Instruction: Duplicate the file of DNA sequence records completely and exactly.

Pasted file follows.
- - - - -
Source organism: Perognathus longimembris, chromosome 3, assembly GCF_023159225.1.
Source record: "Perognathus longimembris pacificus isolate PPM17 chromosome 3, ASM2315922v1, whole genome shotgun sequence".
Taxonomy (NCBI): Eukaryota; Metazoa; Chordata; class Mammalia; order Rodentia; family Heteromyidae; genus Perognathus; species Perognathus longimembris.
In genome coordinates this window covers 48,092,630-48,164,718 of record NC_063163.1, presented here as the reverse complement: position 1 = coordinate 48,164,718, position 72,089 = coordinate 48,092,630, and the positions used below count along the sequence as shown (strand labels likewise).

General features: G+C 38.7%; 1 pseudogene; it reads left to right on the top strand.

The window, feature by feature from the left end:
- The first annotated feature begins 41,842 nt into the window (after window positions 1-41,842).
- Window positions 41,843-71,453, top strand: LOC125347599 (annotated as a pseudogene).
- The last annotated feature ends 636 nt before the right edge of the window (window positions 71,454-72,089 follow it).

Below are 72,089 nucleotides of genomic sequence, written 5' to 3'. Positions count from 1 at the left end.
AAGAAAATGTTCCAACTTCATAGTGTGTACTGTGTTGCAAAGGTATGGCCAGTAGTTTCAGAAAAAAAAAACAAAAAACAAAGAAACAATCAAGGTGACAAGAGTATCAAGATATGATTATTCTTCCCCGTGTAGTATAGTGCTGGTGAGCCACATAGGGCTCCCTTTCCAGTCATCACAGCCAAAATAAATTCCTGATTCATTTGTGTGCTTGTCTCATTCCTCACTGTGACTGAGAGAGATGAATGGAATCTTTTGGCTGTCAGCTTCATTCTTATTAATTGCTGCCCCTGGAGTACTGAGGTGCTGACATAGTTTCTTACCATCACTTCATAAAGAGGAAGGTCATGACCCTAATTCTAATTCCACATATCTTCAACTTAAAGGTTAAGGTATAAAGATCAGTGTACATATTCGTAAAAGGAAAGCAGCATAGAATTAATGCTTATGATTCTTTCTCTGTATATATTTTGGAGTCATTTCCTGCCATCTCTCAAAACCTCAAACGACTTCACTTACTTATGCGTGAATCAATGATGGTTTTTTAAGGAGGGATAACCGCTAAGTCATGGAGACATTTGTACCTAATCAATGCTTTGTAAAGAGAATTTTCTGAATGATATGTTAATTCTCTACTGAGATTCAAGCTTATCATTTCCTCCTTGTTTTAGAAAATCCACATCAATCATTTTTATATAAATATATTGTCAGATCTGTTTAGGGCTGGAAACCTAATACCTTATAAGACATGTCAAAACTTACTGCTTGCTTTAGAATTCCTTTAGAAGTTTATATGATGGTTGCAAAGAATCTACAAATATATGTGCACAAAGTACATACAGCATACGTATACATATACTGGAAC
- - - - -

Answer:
Source organism: Perognathus longimembris, chromosome 3, assembly GCF_023159225.1.
Source record: "Perognathus longimembris pacificus isolate PPM17 chromosome 3, ASM2315922v1, whole genome shotgun sequence".
Taxonomy (NCBI): Eukaryota; Metazoa; Chordata; class Mammalia; order Rodentia; family Heteromyidae; genus Perognathus; species Perognathus longimembris.
In genome coordinates this window covers 48,092,630-48,164,718 of record NC_063163.1, presented here as the reverse complement: position 1 = coordinate 48,164,718, position 72,089 = coordinate 48,092,630, and the positions used below count along the sequence as shown (strand labels likewise).

General features: G+C 38.7%; 1 pseudogene; it reads left to right on the top strand.

The window, feature by feature from the left end:
- The first annotated feature begins 41,842 nt into the window (after window positions 1-41,842).
- Window positions 41,843-71,453, top strand: LOC125347599 (annotated as a pseudogene).
- The last annotated feature ends 636 nt before the right edge of the window (window positions 71,454-72,089 follow it).

Below are 72,089 nucleotides of genomic sequence, written 5' to 3'. Positions count from 1 at the left end.
AAGAAAATGTTCCAACTTCATAGTGTGTACTGTGTTGCAAAGGTATGGCCAGTAGTTTCAGAAAAAAAAAACAAAAAACAAAGAAACAATCAAGGTGACAAGAGTATCAAGATATGATTATTCTTCCCCGTGTAGTATAGTGCTGGTGAGCCACATAGGGCTCCCTTTCCAGTCATCACAGCCAAAATAAATTCCTGATTCATTTGTGTGCTTGTCTCATTCCTCACTGTGACTGAGAGAGATGAATGGAATCTTTTGGCTGTCAGCTTCATTCTTATTAATTGCTGCCCCTGGAGTACTGAGGTGCTGACATAGTTTCTTACCATCACTTCATAAAGAGGAAGGTCATGACCCTAATTCTAATTCCACATATCTTCAACTTAAAGGTTAAGGTATAAAGATCAGTGTACATATTCGTAAAAGGAAAGCAGCATAGAATTAATGCTTATGATTCTTTCTCTGTATATATTTTGGAGTCATTTCCTGCCATCTCTCAAAACCTCAAACGACTTCACTTACTTATGCGTGAATCAATGATGGTTTTTTAAGGAGGGATAACCGCTAAGTCATGGAGACATTTGTACCTAATCAATGCTTTGTAAAGAGAATTTTCTGAATGATATGTTAATTCTCTACTGAGATTCAAGCTTATCATTTCCTCCTTGTTTTAGAAAATCCACATCAATCATTTTTATATAAATATATTGTCAGATCTGTTTAGGGCTGGAAACCTAATACCTTATAAGACATGTCAAAACTTACTGCTTGCTTTAGAATTCCTTTAGAAGTTTATATGATGGTTGCAAAGAATCTACAAATATATGTGCACAAAGTACATACAGCATACGTATACATATACTGGAAC